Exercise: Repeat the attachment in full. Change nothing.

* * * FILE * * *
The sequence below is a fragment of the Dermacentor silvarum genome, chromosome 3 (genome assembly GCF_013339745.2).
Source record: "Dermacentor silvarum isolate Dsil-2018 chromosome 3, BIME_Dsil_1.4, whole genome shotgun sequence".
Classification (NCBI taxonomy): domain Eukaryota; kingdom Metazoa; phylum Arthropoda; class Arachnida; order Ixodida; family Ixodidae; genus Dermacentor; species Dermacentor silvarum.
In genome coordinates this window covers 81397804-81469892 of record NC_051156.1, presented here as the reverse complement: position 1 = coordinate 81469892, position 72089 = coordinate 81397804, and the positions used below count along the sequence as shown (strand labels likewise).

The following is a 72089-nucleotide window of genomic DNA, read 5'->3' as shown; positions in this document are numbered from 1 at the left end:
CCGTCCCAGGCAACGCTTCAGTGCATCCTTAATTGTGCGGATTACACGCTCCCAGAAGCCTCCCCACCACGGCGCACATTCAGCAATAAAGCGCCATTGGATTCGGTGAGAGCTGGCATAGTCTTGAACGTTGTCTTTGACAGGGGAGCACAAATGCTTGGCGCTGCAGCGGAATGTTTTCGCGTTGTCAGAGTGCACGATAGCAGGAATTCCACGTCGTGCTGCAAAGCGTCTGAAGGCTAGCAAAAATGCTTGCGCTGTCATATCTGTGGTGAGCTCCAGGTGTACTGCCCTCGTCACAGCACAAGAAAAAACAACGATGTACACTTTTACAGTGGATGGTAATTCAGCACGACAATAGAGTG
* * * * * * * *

The sequence below is a fragment of the Dermacentor silvarum genome, chromosome 3 (genome assembly GCF_013339745.2).
Source record: "Dermacentor silvarum isolate Dsil-2018 chromosome 3, BIME_Dsil_1.4, whole genome shotgun sequence".
Classification (NCBI taxonomy): domain Eukaryota; kingdom Metazoa; phylum Arthropoda; class Arachnida; order Ixodida; family Ixodidae; genus Dermacentor; species Dermacentor silvarum.
In genome coordinates this window covers 81397804-81469892 of record NC_051156.1, presented here as the reverse complement: position 1 = coordinate 81469892, position 72089 = coordinate 81397804, and the positions used below count along the sequence as shown (strand labels likewise).

The following is a 72089-nucleotide window of genomic DNA, read 5'->3' as shown; positions in this document are numbered from 1 at the left end:
CCGTCCCAGGCAACGCTTCAGTGCATCCTTAATTGTGCGGATTACACGCTCCCAGAAGCCTCCCCACCACGGCGCACATTCAGCAATAAAGCGCCATTGGATTCGGTGAGAGCTGGCATAGTCTTGAACGTTGTCTTTGACAGGGGAGCACAAATGCTTGGCGCTGCAGCGGAATGTTTTCGCGTTGTCAGAGTGCACGATAGCAGGAATTCCACGTCGTGCTGCAAAGCGTCTGAAGGCTAGCAAAAATGCTTGCGCTGTCATATCTGTGGTGAGCTCCAGGTGTACTGCCCTCGTCACAGCACAAGAAAAAACAACGATGTACACTTTTACAGTGGATGGTAATTCAGCACGACAATAGAGTG